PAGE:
According to urbanist von Hoffman, renewers can be long-time residents who refuse to accept the downfall of a community, who have the persistence and belief that you can make a difference. And some are catalysts who make it a full-time cause. Manovich, always on the lookout for friendly investors, met two such catalysts. Michael DiFlora, a retired engineer, had already rehabbed 100 homes throughout Dayton, but realized by concentrating his efforts on one neighborhood, he could have greater impact. Developer Theresa Gasper straddles two worlds. She is both a catalyst and former resident whose mother was a neighborhood activist. Theresa’s dream was to save the house she grew up in and help raise up the neighborhood that four generations of her family, and now her children, called home.
In early 2006, Manovich quietly spearheaded negotiations with the City of Dayton and HBA to stage a privately funded Rehabarama. Michael and Theresa purchased a whopping 30 homes for $2.9 million, renovating 10 in time for the 2007 Rehabarama that would push South Park over the top.
The efforts inspired another ground swell of homeowner improvements through the streets of South Park. This time there was an epic spike in home sales, including the first homes sold for over $200,000.
It could be that stars were aligning. Or it could be that the South Park Neighborhood Association never stops looking for fruitful partnerships. In 2007, the Dayton chapter of the American Institute of Architects (AIA) awarded South Park an in-kind grant, the AIA 150 “Blueprint for your Community,” selecting it from among neighborhoods and municipalities in a nine-county area because of its track record of community volunteerism. The grant brought more media attention and a means to share the neighborhood’s vision of the future.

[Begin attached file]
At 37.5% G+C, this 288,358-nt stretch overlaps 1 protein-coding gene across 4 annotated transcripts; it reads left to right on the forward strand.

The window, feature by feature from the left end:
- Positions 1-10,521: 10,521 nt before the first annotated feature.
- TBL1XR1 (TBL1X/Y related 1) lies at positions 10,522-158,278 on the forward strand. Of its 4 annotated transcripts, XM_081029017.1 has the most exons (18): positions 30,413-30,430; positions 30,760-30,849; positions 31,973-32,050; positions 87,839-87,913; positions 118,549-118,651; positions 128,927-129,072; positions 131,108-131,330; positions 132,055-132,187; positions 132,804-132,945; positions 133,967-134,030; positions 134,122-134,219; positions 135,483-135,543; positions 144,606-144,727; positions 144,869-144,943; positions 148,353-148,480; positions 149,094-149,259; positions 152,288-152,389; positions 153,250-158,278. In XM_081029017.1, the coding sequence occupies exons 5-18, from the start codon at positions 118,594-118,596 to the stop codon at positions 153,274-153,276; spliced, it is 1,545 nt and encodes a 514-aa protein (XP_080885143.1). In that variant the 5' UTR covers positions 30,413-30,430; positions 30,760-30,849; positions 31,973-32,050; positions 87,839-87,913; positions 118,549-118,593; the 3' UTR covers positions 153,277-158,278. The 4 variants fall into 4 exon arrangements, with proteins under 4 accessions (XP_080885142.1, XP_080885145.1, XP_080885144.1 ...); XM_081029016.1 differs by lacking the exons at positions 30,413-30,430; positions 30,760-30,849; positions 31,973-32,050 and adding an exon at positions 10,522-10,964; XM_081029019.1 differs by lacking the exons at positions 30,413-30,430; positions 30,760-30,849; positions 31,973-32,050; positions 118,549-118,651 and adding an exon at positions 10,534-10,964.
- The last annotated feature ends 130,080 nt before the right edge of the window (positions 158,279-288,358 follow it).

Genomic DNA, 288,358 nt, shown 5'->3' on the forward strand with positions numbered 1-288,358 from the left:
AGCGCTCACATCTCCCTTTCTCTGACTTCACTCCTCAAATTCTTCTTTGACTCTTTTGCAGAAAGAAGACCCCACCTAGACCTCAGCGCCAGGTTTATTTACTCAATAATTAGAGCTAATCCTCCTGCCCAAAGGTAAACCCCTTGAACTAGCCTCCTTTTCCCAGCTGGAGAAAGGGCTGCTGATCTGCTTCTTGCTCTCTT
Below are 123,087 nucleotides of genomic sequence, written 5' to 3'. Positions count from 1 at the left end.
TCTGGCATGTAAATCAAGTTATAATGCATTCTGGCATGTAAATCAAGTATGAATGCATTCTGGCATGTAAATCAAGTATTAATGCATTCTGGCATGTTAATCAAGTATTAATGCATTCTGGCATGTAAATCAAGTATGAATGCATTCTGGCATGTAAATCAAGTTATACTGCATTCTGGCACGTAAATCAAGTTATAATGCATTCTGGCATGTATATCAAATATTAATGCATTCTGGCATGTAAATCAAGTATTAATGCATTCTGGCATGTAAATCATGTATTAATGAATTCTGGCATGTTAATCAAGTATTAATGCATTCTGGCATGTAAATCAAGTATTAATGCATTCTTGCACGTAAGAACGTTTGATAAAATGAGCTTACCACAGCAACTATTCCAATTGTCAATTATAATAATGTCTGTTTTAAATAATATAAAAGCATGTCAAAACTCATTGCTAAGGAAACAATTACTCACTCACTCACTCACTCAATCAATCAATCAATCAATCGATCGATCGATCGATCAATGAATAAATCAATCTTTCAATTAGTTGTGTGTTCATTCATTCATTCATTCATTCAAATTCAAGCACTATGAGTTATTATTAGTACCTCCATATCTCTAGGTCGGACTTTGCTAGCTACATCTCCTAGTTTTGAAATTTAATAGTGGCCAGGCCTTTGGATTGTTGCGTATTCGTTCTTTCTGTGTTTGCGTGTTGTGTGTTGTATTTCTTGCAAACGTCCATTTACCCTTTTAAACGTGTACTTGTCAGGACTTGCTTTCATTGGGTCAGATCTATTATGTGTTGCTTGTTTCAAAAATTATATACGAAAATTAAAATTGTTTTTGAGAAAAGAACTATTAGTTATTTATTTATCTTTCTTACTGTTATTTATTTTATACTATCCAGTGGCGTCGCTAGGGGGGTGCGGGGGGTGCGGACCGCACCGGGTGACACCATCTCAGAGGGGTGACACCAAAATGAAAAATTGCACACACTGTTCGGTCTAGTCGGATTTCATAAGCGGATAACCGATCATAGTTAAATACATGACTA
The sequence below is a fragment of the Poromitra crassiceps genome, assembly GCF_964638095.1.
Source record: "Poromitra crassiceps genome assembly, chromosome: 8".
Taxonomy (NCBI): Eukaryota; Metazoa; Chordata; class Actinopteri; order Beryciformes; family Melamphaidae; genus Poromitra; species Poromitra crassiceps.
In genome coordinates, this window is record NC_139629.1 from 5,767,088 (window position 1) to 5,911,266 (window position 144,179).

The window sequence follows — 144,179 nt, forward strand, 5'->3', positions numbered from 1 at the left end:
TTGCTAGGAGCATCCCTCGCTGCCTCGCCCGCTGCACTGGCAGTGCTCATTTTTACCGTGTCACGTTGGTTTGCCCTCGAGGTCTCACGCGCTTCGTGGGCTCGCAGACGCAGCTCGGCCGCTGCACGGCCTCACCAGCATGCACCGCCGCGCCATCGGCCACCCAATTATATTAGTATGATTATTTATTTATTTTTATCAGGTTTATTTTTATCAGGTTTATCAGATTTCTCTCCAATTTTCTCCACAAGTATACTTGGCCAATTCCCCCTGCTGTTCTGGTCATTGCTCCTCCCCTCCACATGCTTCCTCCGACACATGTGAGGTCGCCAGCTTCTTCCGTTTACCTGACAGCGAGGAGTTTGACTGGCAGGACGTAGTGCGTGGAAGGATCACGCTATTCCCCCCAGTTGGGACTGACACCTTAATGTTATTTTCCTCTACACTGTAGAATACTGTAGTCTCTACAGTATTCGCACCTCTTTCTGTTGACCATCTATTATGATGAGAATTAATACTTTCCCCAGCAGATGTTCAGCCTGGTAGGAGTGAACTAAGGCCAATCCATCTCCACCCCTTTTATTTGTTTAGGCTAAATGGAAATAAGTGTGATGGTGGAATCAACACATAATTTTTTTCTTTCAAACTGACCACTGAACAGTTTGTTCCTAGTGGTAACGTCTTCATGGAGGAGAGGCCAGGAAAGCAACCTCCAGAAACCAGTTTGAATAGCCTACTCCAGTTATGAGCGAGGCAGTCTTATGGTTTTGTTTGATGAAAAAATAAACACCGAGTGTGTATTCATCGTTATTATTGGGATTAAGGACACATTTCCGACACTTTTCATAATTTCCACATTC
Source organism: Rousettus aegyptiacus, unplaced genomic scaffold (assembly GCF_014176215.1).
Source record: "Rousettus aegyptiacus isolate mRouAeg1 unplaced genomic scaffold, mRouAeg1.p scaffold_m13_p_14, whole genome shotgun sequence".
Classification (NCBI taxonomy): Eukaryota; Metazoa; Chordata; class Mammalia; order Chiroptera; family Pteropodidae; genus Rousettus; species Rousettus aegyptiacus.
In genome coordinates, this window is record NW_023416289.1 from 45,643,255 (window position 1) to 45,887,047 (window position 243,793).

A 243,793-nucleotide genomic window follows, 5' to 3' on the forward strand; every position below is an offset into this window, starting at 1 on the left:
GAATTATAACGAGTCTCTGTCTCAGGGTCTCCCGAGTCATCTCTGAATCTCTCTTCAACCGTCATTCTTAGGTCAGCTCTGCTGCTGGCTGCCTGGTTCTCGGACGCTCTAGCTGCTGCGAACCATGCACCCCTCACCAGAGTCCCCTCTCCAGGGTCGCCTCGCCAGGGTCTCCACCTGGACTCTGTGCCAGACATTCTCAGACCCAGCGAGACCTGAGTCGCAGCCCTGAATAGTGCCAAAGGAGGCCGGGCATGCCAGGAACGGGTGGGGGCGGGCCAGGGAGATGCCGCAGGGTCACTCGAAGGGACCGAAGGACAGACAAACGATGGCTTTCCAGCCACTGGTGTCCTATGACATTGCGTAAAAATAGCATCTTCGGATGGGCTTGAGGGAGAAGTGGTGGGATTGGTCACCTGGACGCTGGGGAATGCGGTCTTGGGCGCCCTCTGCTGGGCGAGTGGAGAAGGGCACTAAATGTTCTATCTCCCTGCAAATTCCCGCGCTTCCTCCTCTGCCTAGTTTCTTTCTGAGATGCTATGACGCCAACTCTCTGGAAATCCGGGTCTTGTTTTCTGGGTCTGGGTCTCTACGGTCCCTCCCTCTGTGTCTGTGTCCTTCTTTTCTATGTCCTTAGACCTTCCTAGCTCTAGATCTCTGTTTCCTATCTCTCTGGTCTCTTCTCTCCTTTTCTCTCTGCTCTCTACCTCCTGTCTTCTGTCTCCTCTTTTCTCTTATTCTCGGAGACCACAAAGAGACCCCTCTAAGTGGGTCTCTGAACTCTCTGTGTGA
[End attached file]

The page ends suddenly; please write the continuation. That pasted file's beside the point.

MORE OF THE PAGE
It was during his work on the AIA 150, with 30 fellow architects and 150 residents, that Matt Sauer of Rogero Buckman decided to buy into the neighborhood, restoring one of its cottages. “South Park was a revelation,” says Sauer. “The neighbors are creative, committed and smart. And old houses are surprisingly solid, with good shells that can adapt to a contemporary flow.”
The icing on the cake was the 2008 Neighborhood of the Year Award for Physical Improvement granted to Historic South Park by Neighborhoods USA, a national non-profit organization committed to building and strengthening neighborhood organizations.
Yet, after two decades of concerted struggle against overwhelming odds, Historic South Park is not something all shiny and new. There is still work to be done. The neighborhood association is now led by community-minded Millennials, the younger generation, who want to grapple with the outside world and win. According to president Amy Lee, media coordinator for the Kettering Foundation, South Park is gearing up for the April 30 Spring Home Tour, and another concerted push against blight and absent landlords.
For all involved in its renewal, there is a reward beyond increased home values. South Park is rich in social and cultural capital. Manovich speaks to the sense of belonging, of the good feeling of taking care of ourselves and others. “You end up with unexpected friendships across ages and interests, brought about by working together,” said Manovich. “No one’s materialistic and competitive. You can live beneath your means and just be yourself.”
When asked what he sees as the future of South Park, Sorrell is optimistic. “The story of South Park mirrors the city it’s part of,” said Sorrell. “It’s proving itself the leader of its own economic transformation, with the city coming in to help. That work has been followed by a full circle of investment in the area by the University of Dayton, GE Aviation, the Aerospace Hub and Miami Valley Hospital. The future of South Park is amazingly bright, as it is for the entire city.”
By bringing a 21st century urban culture to what was once thought to be a relic of the past, Historic South Park is a spur for positive change. It is the future.
Jill Davis is a guest writer to the DCP. She graduated from Vassar College with a degree in French. She has lived in South Park for four years. Reach her at firstname.lastname@example.org